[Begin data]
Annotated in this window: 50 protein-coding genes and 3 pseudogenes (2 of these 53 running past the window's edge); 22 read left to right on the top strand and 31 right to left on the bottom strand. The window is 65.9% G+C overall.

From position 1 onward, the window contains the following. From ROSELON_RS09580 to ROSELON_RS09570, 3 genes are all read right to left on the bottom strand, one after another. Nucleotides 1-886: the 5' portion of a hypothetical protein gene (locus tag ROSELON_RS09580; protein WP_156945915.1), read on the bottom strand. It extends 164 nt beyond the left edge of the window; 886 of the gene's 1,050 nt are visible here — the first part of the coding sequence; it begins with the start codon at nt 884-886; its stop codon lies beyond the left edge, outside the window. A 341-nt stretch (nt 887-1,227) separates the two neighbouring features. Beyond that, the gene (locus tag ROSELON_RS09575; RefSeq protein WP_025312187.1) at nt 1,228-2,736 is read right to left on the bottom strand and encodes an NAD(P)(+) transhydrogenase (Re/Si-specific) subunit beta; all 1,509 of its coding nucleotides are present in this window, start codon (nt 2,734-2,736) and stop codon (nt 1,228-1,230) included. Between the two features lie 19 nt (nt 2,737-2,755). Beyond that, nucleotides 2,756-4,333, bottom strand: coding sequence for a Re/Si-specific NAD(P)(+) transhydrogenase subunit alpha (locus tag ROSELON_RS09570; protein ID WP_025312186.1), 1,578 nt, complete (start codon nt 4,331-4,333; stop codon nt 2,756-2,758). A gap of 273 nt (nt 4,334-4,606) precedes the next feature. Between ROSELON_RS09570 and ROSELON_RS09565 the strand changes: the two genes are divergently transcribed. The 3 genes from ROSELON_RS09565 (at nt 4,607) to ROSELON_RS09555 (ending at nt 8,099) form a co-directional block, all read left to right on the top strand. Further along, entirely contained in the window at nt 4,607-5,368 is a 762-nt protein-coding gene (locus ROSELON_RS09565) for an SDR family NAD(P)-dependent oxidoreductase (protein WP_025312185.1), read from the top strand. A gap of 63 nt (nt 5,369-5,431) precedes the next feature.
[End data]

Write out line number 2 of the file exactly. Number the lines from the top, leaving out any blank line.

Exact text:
From position 1 onward, the window contains the following. From ROSELON_RS09580 to ROSELON_RS09570, 3 genes are all read right to left on the bottom strand, one after another. Nucleotides 1-886: the 5' portion of a hypothetical protein gene (locus tag ROSELON_RS09580; protein WP_156945915.1), read on the bottom strand. It extends 164 nt beyond the left edge of the window; 886 of the gene's 1,050 nt are visible here — the first part of the coding sequence; it begins with the start codon at nt 884-886; its stop codon lies beyond the left edge, outside the window. A 341-nt stretch (nt 887-1,227) separates the two neighbouring features. Beyond that, the gene (locus tag ROSELON_RS09575; RefSeq protein WP_025312187.1) at nt 1,228-2,736 is read right to left on the bottom strand and encodes an NAD(P)(+) transhydrogenase (Re/Si-specific) subunit beta; all 1,509 of its coding nucleotides are present in this window, start codon (nt 2,734-2,736) and stop codon (nt 1,228-1,230) included. Between the two features lie 19 nt (nt 2,737-2,755). Beyond that, nucleotides 2,756-4,333, bottom strand: coding sequence for a Re/Si-specific NAD(P)(+) transhydrogenase subunit alpha (locus tag ROSELON_RS09570; protein ID WP_025312186.1), 1,578 nt, complete (start codon nt 4,331-4,333; stop codon nt 2,756-2,758). A gap of 273 nt (nt 4,334-4,606) precedes the next feature. Between ROSELON_RS09570 and ROSELON_RS09565 the strand changes: the two genes are divergently transcribed. The 3 genes from ROSELON_RS09565 (at nt 4,607) to ROSELON_RS09555 (ending at nt 8,099) form a co-directional block, all read left to right on the top strand. Further along, entirely contained in the window at nt 4,607-5,368 is a 762-nt protein-coding gene (locus ROSELON_RS09565) for an SDR family NAD(P)-dependent oxidoreductase (protein WP_025312185.1), read from the top strand. A gap of 63 nt (nt 5,369-5,431) precedes the next feature.